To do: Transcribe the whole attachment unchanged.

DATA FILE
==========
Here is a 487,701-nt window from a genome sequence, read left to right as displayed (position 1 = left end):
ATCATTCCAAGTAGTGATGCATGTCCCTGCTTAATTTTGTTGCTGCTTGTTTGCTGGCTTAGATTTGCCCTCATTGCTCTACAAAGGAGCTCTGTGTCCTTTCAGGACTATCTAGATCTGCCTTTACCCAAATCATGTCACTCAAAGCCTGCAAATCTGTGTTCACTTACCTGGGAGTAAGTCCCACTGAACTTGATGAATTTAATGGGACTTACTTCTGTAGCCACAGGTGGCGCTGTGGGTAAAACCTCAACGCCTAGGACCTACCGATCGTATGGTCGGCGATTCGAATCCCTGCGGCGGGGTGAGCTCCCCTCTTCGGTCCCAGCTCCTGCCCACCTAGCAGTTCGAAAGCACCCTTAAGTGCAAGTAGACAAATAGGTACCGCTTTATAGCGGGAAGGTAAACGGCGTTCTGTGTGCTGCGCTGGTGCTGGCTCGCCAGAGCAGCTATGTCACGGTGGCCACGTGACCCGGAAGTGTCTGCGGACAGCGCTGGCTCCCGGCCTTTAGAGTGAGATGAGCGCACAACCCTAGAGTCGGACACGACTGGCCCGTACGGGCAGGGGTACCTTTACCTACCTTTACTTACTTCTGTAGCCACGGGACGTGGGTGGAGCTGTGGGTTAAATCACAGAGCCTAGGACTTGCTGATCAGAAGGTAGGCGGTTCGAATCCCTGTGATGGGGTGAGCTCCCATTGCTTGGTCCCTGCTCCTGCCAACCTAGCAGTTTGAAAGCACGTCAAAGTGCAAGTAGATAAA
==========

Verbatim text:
Here is a 487,701-nt window from a genome sequence, read left to right as displayed (position 1 = left end):
ATCATTCCAAGTAGTGATGCATGTCCCTGCTTAATTTTGTTGCTGCTTGTTTGCTGGCTTAGATTTGCCCTCATTGCTCTACAAAGGAGCTCTGTGTCCTTTCAGGACTATCTAGATCTGCCTTTACCCAAATCATGTCACTCAAAGCCTGCAAATCTGTGTTCACTTACCTGGGAGTAAGTCCCACTGAACTTGATGAATTTAATGGGACTTACTTCTGTAGCCACAGGTGGCGCTGTGGGTAAAACCTCAACGCCTAGGACCTACCGATCGTATGGTCGGCGATTCGAATCCCTGCGGCGGGGTGAGCTCCCCTCTTCGGTCCCAGCTCCTGCCCACCTAGCAGTTCGAAAGCACCCTTAAGTGCAAGTAGACAAATAGGTACCGCTTTATAGCGGGAAGGTAAACGGCGTTCTGTGTGCTGCGCTGGTGCTGGCTCGCCAGAGCAGCTATGTCACGGTGGCCACGTGACCCGGAAGTGTCTGCGGACAGCGCTGGCTCCCGGCCTTTAGAGTGAGATGAGCGCACAACCCTAGAGTCGGACACGACTGGCCCGTACGGGCAGGGGTACCTTTACCTACCTTTACTTACTTCTGTAGCCACGGGACGTGGGTGGAGCTGTGGGTTAAATCACAGAGCCTAGGACTTGCTGATCAGAAGGTAGGCGGTTCGAATCCCTGTGATGGGGTGAGCTCCCATTGCTTGGTCCCTGCTCCTGCCAACCTAGCAGTTTGAAAGCACGTCAAAGTGCAAGTAGATAAA